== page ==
MEET MR SWENEKAF
Black And Scottish -
The more sinister aspect of the social media phenomenon raised its ugly head once more in BBC Scotland’s Black And Scottish, an otherwise life-affirming documentary made by black film-maker Stewart Kyasimire and featuring his beautiful, bright and bouncy eight-year-old daughter, Yasmin.
At one point, Ncuti Gatwa, a young actor, born in Rwanda and raised in Scotland, recalled his schooldays in Dunfermline, when a bunch of his classmates set up a Fake News: A True Story -
Have I Got News For You star Ian Hislop delved into the origins of one of Donald Trump’s favourite expressions with Fake News: A True Story. He started by taking us back to the 1830s, when an American newspaper printed a story about two men shooting each other over a dog. It was totally false. When a rival paper printed the same story, it was proof that the paper had been lifting articles from the paper that published the fake racist page with him as the target. Ncuti, after graduating from drama school in Glasgow, is now a highly successful actor with a featured role in a major American TV series to his name. I wonder how far his former tormentors will get in life.
That was one of the few downbeat moments in this affectionate look at the lives of three generations of black and mixed race people who were either born here or have spent so much of their lives here they are proud to call themselves Scottish. story. The clue was in the name of one of the men mentioned in the original story, a Mr Swenekaf, or Fakenews read backwards.
Hislop went on to have more fun with the story of the New York newspaper that, in 1835, claimed a high-powered telescope had discovered life on the moon. The story was serialised over a number of weeks, accompanied by lurid drawings of batwinged humans chasing unicorns, and indulging in peculiar sex acts. Hundreds of sensation-hungry readers queued outside the paper’s offices as each new edition hit the streets. Hislop was delighted to report that the paper in question was called The Sun. It sold for one sixth of the price of its rivals, and made millions for its proprietor.
The documentary took a more serious turn when Hislop revealed that, during the First World War, Britain’s Ministry of Information stood over a story that Germany was boiling down human flesh to make soap and explosives, even when the bureaucrats knew the story wasn’t true. The actual story was about animal flesh. The knock-on effect was that the world at large was inclined to be sceptical when, a generation later, reports of the Nazis’ Final Solution began to filter through.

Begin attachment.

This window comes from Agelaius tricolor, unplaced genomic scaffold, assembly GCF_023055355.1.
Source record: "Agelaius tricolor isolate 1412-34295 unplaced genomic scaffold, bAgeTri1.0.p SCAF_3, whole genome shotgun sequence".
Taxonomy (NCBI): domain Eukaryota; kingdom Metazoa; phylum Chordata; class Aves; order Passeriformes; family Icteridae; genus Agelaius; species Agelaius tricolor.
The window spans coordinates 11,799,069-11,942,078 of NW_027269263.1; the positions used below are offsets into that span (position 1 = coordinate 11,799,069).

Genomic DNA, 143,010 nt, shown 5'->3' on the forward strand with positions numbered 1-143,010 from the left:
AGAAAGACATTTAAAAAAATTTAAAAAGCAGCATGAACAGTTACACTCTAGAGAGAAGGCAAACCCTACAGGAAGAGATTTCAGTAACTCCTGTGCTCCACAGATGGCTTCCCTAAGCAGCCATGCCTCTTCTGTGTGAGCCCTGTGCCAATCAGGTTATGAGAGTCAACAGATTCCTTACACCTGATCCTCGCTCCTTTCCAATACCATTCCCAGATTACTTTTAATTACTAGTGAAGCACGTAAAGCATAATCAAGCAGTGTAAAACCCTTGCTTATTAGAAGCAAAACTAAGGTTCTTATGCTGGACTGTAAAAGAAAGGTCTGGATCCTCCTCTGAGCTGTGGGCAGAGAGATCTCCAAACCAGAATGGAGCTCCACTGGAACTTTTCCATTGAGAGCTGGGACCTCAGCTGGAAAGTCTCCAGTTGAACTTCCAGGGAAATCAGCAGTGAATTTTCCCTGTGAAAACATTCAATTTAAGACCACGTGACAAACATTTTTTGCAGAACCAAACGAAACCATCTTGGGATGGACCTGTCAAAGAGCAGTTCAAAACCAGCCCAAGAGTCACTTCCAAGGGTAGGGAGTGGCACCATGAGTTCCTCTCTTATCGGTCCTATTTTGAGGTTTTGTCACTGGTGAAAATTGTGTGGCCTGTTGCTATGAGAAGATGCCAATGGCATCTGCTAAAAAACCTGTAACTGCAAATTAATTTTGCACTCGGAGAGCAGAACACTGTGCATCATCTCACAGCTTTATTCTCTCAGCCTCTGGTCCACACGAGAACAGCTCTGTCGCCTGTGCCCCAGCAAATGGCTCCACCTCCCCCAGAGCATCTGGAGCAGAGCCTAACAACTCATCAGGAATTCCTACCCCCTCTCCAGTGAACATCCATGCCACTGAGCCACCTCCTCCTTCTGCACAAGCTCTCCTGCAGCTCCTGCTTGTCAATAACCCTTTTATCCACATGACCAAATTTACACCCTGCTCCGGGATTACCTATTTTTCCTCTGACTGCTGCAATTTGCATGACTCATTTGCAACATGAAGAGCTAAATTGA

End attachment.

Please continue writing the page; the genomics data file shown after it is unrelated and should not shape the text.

Nurture won out over nature in more than one of the young men and women featured. One young woman, in a distinctly Glaswegian accent, told how her parents wanted her to behave like a proper African daughter, but she just wanted to be like her school pals. And, by the look and sound of her, she won.
Rastafarian and SNP councillor Graham Campbell said that his Scottish surname was proof of Scotland’s part in the slave trade, as the slaves were usually given
In more recent times, a story posted on social media claiming that Barack Obama and Hilary Clinton were running a paedophile ring from a Washington pizza parlour almost led to a bloodbath when one man believed every word of this hogwash. He travelled hundreds of miles, armed with an assault rifle, burst into the cafe and emptied his weapon into what he thought was the door to a tunnel leading to the White House. In the event, it was the door to a broom closet and all he did was riddle a couple of computers stored therein, but it could have been a lot worse. The irony of him shooting up the instruments that spread the story was not lost on the presenter.
The documentary’s main contention was that people will believe what they want to believe regardless of how incredible a story might seem to a more neutral audience.
A further contention was that Donald Trump’s constant use of the phrase fake news was an attempt to cast doubt on all news, thus muddying the waters, when true stories about him emerge.
There was much food for thought in the programme. It was a nice balance of humour and information, and Ian Hislop was just the man for the job. their owner’s name. He added “We’re walking exhibits of a crime scene,” but he did say it with a bit of a twinkle in his eye.
Perth comedian Bruce Fummey had a tear in his eye, as he waxed lyrically on the beauty of Scotland, but the last word went, deservedly, to young Yasmin: “I would want other black and mixed race girls to be brave. Don’t let other people hurt you. Just be yourself.” Spoken like a true Scot, if ever there was one.
Journalist, writer and broadcaster Ian Hislop was the perfect host for Fake News: A True Story